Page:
• Like a bad penny, debt always turns up…

    unless we change how we interact with money, of course!

    The Bad Penny is dedicated to two pursuits: getting out of debt and staying out of debt! It recognizes that frugality and caring for our planet go hand in hand, and that our unsatiated need for stuff is hurting us in so many ways.

    Easier said than done!


    I am not a finance professional. I write about the world as I know it, and my advice may not be the best course of action for you! Please seek qualified advice for your particular situation.

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Snowball or Snowflake?

I was recently introduced to the concept of snowflaking at paidtwice.com. The author didn’t come up with this idea, but I’d never seen it before. It’s a simple concept, and one that I realize I’ve contemplated doing on occasion. But I never considered methodically snowflaking.

It’s based on the familiar concept of snowballing, introduced en masse by financial guru Dave Ramsey. Snowballing is a method of paying off debt where one pays the minimum payments on all cards but one. That final card (which is also the one with the smallest balance) receives any extra money that can be given to paying off the card. Once that card is paid off, the debtor moves to the card with the next smallest balance, paying the minimum payment plus whatever he or she was paying on the first card. As debts are paid off the credit cards one-by-one, the debt is also paid off faster and faster as the debtor applies the same overall amount to fewer cards. This method is great for that nice boost you get when you accomplish something – like paying off a credit card!

Of course, it takes many little snowflakes to make a snowball, which is where the concept of snowflaking comes in: Any time you have a little extra money – either by spending less or earning more – put it toward debts or savings immediately.

So how can you make that extra little bit?


1. Sell things you don’t need on Ebay, Craigslist, or another forum that allows the sale of items.
2. Look at your grocery receipt – usually it will tell you how much you saved at the bottom – put that aside as snowflakes.
3. When you pay in cash, keep the bills, snowflake the coins.
4. Fill out surveys or read emails online for money (more to come on the companies that have actually paid me!)
5. Become a paid blogger.
6. When shopping online, use a site like Ebates to get cash back. Then snowflake the money you saved.
7. If you use a credit card with a cash back program and pay the balance off in full each month, snowflake your rewards right back into the credit card. Use the money you saved by paying off that bill with the rewards to pay more off another credit card.
8. Find “gigs” – these are usually short-term, part-time jobs. You may find yourself serving food for a caterer, working as a model, painting houses, or any number of things. You can find gigs in the local paper classifieds as well as in their very own section on Craigslist.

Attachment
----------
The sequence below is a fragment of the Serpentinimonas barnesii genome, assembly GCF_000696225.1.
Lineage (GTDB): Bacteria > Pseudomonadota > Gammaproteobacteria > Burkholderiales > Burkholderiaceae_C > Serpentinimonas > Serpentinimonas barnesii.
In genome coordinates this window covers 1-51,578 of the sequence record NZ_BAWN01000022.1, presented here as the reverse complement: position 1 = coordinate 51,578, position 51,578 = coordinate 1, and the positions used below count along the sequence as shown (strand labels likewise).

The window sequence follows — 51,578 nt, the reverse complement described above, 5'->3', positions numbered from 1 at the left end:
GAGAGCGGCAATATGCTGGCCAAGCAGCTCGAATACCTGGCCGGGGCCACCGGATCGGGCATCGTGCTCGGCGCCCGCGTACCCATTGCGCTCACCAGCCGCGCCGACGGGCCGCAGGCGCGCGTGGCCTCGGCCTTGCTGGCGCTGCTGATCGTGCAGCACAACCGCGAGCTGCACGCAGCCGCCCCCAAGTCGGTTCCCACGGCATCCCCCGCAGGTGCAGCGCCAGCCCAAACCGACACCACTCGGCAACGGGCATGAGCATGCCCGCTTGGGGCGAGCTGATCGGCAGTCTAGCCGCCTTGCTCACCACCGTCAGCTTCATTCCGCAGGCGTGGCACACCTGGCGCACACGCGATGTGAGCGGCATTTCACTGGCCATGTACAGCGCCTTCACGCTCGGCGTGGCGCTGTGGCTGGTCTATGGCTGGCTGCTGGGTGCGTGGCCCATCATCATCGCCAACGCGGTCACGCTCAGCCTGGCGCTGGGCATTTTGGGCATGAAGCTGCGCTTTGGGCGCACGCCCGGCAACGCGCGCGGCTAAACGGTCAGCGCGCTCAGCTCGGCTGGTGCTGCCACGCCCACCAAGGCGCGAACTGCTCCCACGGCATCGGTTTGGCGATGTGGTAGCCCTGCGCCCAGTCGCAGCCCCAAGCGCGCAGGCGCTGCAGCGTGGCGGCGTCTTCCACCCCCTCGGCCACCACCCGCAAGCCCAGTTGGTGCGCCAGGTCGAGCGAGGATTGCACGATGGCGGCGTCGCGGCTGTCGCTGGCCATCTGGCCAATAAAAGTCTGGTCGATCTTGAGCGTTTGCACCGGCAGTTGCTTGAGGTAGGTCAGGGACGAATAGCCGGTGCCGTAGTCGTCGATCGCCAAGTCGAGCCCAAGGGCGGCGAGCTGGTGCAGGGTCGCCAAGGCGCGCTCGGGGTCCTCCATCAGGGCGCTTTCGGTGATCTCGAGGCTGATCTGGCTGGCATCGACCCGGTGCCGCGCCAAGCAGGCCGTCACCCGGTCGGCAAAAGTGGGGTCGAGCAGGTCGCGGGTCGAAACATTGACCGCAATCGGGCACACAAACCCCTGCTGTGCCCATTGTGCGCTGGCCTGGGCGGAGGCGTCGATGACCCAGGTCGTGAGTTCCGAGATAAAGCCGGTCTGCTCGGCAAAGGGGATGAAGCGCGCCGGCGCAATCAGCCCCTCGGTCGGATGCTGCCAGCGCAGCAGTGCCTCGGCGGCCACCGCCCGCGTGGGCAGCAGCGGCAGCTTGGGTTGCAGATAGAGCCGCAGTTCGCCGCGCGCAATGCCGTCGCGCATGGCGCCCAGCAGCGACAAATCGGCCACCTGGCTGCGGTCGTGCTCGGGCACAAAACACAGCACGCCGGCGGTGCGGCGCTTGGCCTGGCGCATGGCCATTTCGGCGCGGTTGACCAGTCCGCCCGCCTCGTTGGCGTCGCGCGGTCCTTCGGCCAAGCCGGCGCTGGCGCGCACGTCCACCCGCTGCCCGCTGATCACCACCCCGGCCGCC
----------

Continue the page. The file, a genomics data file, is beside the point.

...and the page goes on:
There are also many ways you can almost-snowflake by finding things you need for free or cheaper.
9. Swap babysitting with a friend.
10. Use restaurant coupons to save money eating out.
11. Bargain at the farmers market or flea market.
12. Plant a garden or raise your own chickens/pigs/cows (lol, that may be extreme for a little milk…)
13. Carpool.
14. Bring a bagged lunch to work or school.
15. Turn your thermostat down and dress in layers. Use a blanket on your legs when you are sitting down. Wear house shoes or thick socks.

I could go on and on, but I won’t. You get the idea, hopefully, my readers, and I’m sure I’ll bring up the subject again!

So that’s what I’ll be trying in the next couple weeks. I’ll let you know how it goes and what I learn. We’re working on paying off our personal credit card right now, and I can make a payment once a day, so I can even just put a few dollars in here or there. In fact, I just paid $20 that we had in the checking account that wasn’t allocated to anything! That’s the beauty of being able to use a billpay system or to pay right on the creditor’s website – you can pay small amounts often, and easily!

I’ll also try to put a portion of that to our savings account, which is also our emergency fund.

I think I’ll be surprised by how much I can put in there. It will be important to track my payments so I can see what extra amounts I was able to pay.

Just remember that this is on top of your monthly payments! If you don’t pay them, you might end up with late fees, and that would defeat the purpose.

I think the main benefit to snowflaking is it will keep me on track and focused. Right now I really want to do something to work on this problem (of our debt) but we don’t get paid until this Friday. As I snowflake, I can be constantly on the lookout for other ways to save or earn more money to put toward the debt. I can be proactive. It is a huge mental boost to even pay a small amount, because it feels like I am accomplishing something instead of just waiting!


2 Responses

  1. Thanks for the link! Good luck with the snowflaking! Great list 🙂

  2. […] the war against debt is this method known as snowflaking.  I’m hardly the first guy on the Internet to talk about this.  The idea is pretty simple: if you’ve got a little money sitting around […]

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